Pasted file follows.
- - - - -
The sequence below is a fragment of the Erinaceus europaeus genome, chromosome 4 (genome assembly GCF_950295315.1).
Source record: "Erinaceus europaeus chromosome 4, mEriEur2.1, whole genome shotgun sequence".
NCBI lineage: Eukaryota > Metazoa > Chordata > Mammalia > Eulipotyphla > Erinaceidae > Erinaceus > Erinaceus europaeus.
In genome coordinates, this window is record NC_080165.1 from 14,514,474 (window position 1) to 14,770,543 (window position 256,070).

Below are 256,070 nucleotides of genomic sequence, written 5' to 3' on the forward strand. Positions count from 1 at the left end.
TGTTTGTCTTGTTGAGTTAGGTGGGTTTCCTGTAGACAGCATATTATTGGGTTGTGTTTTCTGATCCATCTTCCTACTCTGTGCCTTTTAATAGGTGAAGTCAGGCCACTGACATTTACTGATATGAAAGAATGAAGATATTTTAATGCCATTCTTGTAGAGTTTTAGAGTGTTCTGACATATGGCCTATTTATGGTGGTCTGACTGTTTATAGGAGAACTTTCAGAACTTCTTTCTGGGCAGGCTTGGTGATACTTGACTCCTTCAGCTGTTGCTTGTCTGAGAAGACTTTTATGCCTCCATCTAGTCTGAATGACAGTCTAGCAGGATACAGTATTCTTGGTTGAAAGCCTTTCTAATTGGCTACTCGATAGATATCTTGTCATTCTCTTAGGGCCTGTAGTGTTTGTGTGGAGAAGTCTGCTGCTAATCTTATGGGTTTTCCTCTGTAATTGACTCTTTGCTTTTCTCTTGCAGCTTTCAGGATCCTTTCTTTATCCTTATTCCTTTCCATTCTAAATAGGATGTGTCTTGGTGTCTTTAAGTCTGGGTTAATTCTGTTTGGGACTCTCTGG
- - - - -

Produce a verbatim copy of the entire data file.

The sequence below is a fragment of the Erinaceus europaeus genome, chromosome 4 (genome assembly GCF_950295315.1).
Source record: "Erinaceus europaeus chromosome 4, mEriEur2.1, whole genome shotgun sequence".
NCBI lineage: Eukaryota > Metazoa > Chordata > Mammalia > Eulipotyphla > Erinaceidae > Erinaceus > Erinaceus europaeus.
In genome coordinates, this window is record NC_080165.1 from 14,514,474 (window position 1) to 14,770,543 (window position 256,070).

Below are 256,070 nucleotides of genomic sequence, written 5' to 3' on the forward strand. Positions count from 1 at the left end.
TGTTTGTCTTGTTGAGTTAGGTGGGTTTCCTGTAGACAGCATATTATTGGGTTGTGTTTTCTGATCCATCTTCCTACTCTGTGCCTTTTAATAGGTGAAGTCAGGCCACTGACATTTACTGATATGAAAGAATGAAGATATTTTAATGCCATTCTTGTAGAGTTTTAGAGTGTTCTGACATATGGCCTATTTATGGTGGTCTGACTGTTTATAGGAGAACTTTCAGAACTTCTTTCTGGGCAGGCTTGGTGATACTTGACTCCTTCAGCTGTTGCTTGTCTGAGAAGACTTTTATGCCTCCATCTAGTCTGAATGACAGTCTAGCAGGATACAGTATTCTTGGTTGAAAGCCTTTCTAATTGGCTACTCGATAGATATCTTGTCATTCTCTTAGGGCCTGTAGTGTTTGTGTGGAGAAGTCTGCTGCTAATCTTATGGGTTTTCCTCTGTAATTGACTCTTTGCTTTTCTCTTGCAGCTTTCAGGATCCTTTCTTTATCCTTATTCCTTTCCATTCTAAATAGGATGTGTCTTGGTGTCTTTAAGTCTGGGTTAATTCTGTTTGGGACTCTCTGG